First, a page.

None of my brothers has ever changed one in their beaters.. All over or at 200,000 miles and owned since new
Nor have any of the three of us ever had a clogged injector.. out of about 10 or 11 cars.
And we all use Speedway gas.
Add pictures here
<% if( /^image/.test(type) ){ %>
<% } %>
<%-name%>
Add image file
Upload
Backyard Mechanic wrote:>

I agree Backyard, I have seen O2 sensors fail but it is no where near common. Most failures have been in the heater, not the sensor itself. In 23 years in the business I've seen a few just up and die, a a few get slow to react (probably from contamination). I could probably count all of them on both hands. Most of the total failures were on fairly new cars under warranty and were probably defective from new.                 Tom Adkins
Add pictures here
<% if( /^image/.test(type) ){ %>
<% } %>
<%-name%>
Add image file
Upload
Thanks for your comments. The mechanic who did the tune up few months ago read the Code for CEL. He told me that the gas system needs cleaning and recommended me to use supper clean gas for a while to clean up the gas system. I did that in the past few months and CEL was off, but it turned on again last week ! Does anybody has any experience with cleaning the gas system? Does it improve the gas mileage.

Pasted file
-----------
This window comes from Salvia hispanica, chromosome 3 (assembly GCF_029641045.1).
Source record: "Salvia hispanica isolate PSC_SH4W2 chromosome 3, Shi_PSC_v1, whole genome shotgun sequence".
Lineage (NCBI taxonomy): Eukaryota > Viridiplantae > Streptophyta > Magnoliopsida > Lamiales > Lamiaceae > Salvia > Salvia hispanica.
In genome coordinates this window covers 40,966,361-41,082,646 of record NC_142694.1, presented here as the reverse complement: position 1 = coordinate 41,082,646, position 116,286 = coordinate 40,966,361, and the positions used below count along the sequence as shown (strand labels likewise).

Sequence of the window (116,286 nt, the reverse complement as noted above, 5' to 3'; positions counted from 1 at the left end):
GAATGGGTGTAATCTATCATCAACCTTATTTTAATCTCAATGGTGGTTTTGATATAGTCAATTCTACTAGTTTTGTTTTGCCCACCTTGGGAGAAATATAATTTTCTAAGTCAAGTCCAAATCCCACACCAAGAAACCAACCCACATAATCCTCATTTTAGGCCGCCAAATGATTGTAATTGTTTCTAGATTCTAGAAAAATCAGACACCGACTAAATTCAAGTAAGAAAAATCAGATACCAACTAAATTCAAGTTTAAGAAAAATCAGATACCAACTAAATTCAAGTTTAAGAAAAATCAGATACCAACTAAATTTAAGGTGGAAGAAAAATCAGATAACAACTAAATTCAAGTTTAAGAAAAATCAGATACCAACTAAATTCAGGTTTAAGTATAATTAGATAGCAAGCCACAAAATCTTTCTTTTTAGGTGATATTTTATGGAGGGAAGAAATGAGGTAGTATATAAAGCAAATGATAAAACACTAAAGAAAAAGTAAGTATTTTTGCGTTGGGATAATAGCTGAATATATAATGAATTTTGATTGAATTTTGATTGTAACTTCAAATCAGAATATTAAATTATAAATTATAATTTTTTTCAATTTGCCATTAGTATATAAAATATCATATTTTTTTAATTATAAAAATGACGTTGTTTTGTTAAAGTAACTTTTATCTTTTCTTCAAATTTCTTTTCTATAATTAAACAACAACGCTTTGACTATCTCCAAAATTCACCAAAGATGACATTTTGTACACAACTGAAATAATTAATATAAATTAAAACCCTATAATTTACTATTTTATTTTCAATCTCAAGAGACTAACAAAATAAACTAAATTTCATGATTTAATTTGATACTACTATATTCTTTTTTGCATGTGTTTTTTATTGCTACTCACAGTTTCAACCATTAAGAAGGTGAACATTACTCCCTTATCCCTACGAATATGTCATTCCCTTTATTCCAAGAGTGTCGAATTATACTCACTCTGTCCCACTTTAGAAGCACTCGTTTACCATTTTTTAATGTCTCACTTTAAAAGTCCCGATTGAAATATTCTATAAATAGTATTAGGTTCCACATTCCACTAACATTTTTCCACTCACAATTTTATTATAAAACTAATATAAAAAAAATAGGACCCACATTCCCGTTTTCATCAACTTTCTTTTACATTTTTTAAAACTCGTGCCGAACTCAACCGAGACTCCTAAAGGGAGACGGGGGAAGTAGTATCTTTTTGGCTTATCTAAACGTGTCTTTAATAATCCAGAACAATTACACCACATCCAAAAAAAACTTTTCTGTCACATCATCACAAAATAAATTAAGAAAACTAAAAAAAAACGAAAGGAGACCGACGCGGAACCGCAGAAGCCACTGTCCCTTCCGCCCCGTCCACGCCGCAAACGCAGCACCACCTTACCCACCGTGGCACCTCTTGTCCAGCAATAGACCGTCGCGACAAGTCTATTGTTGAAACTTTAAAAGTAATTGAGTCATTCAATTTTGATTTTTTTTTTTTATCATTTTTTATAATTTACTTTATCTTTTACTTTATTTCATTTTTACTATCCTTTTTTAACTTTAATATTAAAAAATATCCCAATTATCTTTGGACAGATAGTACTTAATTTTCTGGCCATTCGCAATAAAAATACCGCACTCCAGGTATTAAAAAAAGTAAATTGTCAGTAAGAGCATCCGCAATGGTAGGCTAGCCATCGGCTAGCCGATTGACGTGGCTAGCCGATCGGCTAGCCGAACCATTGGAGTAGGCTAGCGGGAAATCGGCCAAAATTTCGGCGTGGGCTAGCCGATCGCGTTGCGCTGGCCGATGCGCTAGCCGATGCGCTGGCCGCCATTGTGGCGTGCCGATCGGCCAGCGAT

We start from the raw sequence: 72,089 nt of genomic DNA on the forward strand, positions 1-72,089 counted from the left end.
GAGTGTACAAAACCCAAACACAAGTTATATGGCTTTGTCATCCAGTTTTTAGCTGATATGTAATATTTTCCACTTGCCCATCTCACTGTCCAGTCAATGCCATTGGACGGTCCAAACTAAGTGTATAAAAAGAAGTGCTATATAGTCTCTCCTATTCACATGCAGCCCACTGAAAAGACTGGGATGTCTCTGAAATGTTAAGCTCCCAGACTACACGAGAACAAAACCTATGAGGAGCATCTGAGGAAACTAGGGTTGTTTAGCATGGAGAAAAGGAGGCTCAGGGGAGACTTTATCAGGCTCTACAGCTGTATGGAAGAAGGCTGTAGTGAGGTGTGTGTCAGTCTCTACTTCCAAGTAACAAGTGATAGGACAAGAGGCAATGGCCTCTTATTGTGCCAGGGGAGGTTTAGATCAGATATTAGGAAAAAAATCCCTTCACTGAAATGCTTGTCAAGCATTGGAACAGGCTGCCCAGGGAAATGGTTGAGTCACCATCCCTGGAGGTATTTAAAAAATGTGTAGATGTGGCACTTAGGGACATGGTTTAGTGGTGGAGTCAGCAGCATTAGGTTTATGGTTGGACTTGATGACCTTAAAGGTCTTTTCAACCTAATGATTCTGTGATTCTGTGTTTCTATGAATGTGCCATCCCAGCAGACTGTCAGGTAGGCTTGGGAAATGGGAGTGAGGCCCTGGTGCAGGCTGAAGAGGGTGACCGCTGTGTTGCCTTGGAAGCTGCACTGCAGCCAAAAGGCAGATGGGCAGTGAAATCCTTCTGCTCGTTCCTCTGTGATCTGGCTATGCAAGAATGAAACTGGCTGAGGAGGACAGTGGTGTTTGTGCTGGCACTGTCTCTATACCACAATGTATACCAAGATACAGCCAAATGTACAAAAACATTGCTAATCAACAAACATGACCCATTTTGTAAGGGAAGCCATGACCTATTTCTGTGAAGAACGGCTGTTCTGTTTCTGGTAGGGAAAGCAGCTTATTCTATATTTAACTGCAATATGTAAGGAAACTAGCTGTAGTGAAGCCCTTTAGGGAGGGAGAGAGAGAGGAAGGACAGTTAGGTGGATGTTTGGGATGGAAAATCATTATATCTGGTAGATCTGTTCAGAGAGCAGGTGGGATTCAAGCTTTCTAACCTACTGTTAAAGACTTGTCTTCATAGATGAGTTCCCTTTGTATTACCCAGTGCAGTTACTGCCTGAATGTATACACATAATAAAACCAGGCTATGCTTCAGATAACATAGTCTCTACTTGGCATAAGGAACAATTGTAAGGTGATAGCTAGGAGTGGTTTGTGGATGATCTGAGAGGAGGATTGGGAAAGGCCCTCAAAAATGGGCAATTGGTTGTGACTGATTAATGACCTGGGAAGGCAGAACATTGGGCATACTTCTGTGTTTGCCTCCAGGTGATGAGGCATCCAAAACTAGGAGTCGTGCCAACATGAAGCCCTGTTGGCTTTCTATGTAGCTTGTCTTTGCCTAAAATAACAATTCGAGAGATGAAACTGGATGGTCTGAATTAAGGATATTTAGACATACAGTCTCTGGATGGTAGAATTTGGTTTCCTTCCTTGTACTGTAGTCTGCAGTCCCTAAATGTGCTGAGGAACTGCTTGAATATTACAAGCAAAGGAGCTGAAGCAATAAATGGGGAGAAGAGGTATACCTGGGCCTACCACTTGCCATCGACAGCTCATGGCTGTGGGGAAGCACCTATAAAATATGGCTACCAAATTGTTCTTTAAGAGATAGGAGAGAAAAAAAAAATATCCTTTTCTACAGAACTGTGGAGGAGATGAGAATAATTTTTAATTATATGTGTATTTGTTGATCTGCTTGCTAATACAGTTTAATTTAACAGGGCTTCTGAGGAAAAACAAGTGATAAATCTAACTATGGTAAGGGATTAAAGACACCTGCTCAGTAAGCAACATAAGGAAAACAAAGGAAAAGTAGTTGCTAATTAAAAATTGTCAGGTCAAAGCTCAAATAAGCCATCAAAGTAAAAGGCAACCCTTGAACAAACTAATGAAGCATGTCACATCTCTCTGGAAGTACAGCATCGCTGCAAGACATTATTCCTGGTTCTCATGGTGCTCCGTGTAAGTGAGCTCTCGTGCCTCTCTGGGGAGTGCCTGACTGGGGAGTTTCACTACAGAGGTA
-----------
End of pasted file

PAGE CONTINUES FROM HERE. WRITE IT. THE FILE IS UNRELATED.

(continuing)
Thanks for your comments.
Jim.
wrote in message

neither one changed any driving

because they HAD to be changed.

in their beaters.. All over or at

a clogged injector.. out of about 10

where near common. Most failures have been

years in the business I've seen a few just

(probably from contamination). I could probably

the total failures were on fairly new cars